Spitfire’s blockbuster percussion library makes a big impact.
When it comes to drum‑based sample libraries, music creators are not short of choice, whether that’s in terms of style (drum kit, drum synth, orchestral or stylised), breadth of coverage (broad or niche) and cost (pocket‑money‑priced to Hollywood blockbuster budget). New libraries therefore need to provide something a bit special if they are going to stand out from an extensive crowd.
And, when it comes to delivering ‘special’, Spitfire Audio have built a strong reputation. Their latest drum library — Hammers — has been developed in collaboration with Charlie Clouser, whose credits include a decade‑long stint within Nine Inch Nails and composing for the Saw horror film franchise. That’s a background that is full of hard‑edged industrial rock, experimental sound design and, of course, bombastic use of drums. Unsurprisingly, Hammers draws on all of that and Spitfire’s tagline for the library is ‘brutalist drums for maximum impact’. Hold on to your hats; this might get loud.
If you are going to make big sounds, you need suitably big tools. As described more fully below, Hammers ticks that box in a number of ways but the first statistic worth noting is that the library is 100GB in size. Download times aside (for an extra cost, the library can be supplied on a hard drive), this does imply a lot of samples (nearly 120,000 in total) and suggest that a reasonably well‑specified host computer would be a good idea. That said, my ageing iMac coped OK, and I happily ran four instances of Hammers within a moderately busy project for testing purposes. However, with many of the presets clocking in at well over 2GB, a fast SSD and plenty of RAM would certainly be an advantage.
The list of sampled instruments and performance options is also impressively big. Eight core instrument groups are represented; bass drums, surdos, toms, Roto‑toms, darbukas, frame drums, scrap metals and snares. The content is presented in three forms of presets; playable individual hits based around ensembles of specific drums (there is also an ‘ensemble ensemble’ preset with a selection of hits from each drum type), loops for each drum type and warped (sound‑designed) loops for each drum type.
For the hit presets, for each of several drums of that type (for example, three different bass drums or four different surdos), you get a selection of techniques including individual hits, flams, ruffs and rolls and, depending upon the drum type, some combination of solo (one drum) damped, solo open, two‑player hits and four‑player hits. Where appropriate, some brushed hits are provided and there are also centre, edge and rim hits for some drums. As Charlie Clouser is a fan of DIY percussion, the scrap metals group includes sounds from pipes, iron and miscellaneous other metal objects to provide some sonic contrast to the drums themselves.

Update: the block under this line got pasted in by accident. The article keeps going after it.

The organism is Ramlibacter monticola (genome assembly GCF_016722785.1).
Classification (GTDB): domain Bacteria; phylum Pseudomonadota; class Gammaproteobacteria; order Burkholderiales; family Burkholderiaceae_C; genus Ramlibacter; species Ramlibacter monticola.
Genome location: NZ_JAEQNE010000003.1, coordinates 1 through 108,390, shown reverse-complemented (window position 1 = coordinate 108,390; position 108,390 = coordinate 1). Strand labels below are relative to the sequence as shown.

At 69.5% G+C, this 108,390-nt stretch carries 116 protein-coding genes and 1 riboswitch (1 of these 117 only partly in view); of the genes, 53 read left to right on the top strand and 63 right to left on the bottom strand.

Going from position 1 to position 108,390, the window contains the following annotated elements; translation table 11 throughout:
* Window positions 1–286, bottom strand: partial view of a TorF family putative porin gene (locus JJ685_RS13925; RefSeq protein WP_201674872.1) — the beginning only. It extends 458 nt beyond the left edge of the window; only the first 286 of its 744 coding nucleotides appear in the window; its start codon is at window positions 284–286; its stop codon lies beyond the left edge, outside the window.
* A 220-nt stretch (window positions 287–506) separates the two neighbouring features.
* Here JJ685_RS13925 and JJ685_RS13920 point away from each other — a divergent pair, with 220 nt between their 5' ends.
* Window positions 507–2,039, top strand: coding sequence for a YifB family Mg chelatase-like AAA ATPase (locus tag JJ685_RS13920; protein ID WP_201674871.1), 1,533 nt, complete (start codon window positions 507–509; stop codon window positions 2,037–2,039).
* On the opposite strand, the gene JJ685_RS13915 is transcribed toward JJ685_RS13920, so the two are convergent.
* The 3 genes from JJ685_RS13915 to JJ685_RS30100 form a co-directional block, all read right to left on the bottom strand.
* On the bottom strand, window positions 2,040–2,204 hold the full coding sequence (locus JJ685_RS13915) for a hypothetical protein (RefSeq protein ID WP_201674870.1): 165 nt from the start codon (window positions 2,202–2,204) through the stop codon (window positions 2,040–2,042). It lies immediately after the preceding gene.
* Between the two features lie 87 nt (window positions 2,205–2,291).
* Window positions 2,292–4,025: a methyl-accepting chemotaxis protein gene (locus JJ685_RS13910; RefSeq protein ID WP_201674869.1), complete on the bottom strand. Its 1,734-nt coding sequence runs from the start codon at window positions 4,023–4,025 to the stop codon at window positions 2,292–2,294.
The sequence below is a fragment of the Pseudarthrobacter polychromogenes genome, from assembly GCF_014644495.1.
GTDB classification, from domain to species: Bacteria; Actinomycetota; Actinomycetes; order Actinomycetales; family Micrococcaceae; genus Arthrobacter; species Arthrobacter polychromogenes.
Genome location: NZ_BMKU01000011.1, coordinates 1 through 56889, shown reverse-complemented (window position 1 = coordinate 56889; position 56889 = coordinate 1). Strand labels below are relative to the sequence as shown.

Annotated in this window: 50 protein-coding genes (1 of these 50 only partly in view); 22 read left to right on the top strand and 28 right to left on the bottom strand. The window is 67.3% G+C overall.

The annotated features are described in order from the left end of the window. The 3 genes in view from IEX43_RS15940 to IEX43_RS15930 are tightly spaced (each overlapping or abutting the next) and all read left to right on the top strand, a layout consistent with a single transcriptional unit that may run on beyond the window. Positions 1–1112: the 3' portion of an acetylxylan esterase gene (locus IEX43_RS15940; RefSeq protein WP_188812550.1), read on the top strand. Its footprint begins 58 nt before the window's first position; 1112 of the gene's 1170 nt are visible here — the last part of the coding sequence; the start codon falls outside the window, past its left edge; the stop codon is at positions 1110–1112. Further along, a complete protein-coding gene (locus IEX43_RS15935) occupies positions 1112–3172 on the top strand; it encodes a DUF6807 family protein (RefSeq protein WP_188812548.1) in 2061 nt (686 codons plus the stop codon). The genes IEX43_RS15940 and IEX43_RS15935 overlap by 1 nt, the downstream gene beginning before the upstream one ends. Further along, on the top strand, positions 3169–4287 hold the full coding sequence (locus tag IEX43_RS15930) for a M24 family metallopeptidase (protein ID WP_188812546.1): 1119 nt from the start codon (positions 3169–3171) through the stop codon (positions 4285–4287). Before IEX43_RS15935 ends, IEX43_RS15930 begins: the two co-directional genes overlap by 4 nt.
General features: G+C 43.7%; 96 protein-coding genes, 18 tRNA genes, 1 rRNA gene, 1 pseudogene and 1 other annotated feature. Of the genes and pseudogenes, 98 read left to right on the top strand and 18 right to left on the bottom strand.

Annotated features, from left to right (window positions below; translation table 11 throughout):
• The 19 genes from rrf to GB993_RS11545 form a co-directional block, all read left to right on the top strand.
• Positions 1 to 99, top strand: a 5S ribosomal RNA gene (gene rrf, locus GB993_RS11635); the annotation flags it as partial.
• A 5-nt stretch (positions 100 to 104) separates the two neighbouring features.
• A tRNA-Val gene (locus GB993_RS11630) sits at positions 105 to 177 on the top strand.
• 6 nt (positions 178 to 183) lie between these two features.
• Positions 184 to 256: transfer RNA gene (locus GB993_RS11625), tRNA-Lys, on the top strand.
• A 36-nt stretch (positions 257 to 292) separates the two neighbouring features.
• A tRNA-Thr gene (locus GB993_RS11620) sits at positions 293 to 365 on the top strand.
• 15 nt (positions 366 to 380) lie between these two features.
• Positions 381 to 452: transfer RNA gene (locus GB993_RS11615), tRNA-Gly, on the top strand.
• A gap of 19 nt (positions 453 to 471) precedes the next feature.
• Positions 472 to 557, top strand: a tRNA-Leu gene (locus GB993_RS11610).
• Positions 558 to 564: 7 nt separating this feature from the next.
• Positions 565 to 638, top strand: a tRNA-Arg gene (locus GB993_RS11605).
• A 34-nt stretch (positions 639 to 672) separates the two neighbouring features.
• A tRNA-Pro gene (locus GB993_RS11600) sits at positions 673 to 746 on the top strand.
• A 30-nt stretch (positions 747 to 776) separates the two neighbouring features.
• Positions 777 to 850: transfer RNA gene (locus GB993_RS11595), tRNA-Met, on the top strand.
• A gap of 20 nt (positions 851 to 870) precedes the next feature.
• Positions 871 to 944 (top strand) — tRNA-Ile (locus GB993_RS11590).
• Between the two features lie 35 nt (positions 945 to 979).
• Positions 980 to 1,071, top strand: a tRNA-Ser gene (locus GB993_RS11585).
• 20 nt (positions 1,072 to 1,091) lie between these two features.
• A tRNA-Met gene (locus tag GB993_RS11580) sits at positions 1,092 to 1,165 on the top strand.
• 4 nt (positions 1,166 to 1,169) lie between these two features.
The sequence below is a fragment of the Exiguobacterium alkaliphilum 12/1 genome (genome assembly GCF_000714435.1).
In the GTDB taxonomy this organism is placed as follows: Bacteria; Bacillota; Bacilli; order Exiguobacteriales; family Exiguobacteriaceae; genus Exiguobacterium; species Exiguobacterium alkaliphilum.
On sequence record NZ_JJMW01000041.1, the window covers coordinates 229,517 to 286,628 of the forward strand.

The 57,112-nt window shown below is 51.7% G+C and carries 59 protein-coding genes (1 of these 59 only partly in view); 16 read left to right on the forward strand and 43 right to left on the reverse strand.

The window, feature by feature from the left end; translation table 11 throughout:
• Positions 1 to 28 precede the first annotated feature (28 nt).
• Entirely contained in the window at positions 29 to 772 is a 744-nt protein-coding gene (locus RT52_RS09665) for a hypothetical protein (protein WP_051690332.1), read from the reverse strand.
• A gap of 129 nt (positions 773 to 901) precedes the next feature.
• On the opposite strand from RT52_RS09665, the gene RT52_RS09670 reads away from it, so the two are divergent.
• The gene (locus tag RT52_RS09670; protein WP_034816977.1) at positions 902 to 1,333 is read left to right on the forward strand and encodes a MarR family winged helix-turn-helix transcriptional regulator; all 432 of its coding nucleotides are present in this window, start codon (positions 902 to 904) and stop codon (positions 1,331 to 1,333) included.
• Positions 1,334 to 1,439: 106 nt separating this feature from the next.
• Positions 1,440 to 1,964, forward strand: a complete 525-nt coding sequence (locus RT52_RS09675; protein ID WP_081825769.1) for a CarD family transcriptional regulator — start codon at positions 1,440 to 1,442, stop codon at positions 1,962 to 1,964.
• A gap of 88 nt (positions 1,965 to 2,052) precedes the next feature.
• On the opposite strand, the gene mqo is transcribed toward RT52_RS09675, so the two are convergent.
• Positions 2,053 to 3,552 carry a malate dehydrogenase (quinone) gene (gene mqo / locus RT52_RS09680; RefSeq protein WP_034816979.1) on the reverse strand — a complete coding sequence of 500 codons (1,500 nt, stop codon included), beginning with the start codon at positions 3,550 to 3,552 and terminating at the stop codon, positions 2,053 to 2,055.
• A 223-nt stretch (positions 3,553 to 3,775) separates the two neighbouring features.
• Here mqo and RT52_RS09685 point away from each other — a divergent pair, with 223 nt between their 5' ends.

For both the standard and warped loops, the content is organised on a tempo range basis, with groups of eight loops for each drum recorded at 70, 90, 110, 130 and 150 bpm. In each case, these are sets of performance loops composed specifically to suit that tempo range but, of course, Hammers will tempo‑sync any of the loop content to your host. The loops themselves are based around eight‑bar phrases, offer control over the dynamics, and can be stacked with each other to build variations or greater intensity into your overall performance. Across the MIDI keyboard, each loop is mapped across a ‘brick’ of six keys. The first key triggers the whole loop, the next four each trigger a different 2‑bar section of the loop, and the last key an ‘end’ hit. A set of reversed end hits are also mapped starting at C0 for easy riser/transition creation.
I’ll say more about the sounds themselves later, but Spitfire use the term ‘brutal’ in Hammers’ documentation on several occasions. ‘Brutalist’ is an architectural term used to describe buildings with unusual shapes, rough, unfinished surfaces, lots of straight lines and small windows. The all‑original recordings for the library were made in Charlie Clouser’s own such space with concrete, glass and steel surfaces covering the 23‑foot‑high room, the same space he used to create the signature sound of the Saw soundtracks. That means a fast attack, a relatively short decay time...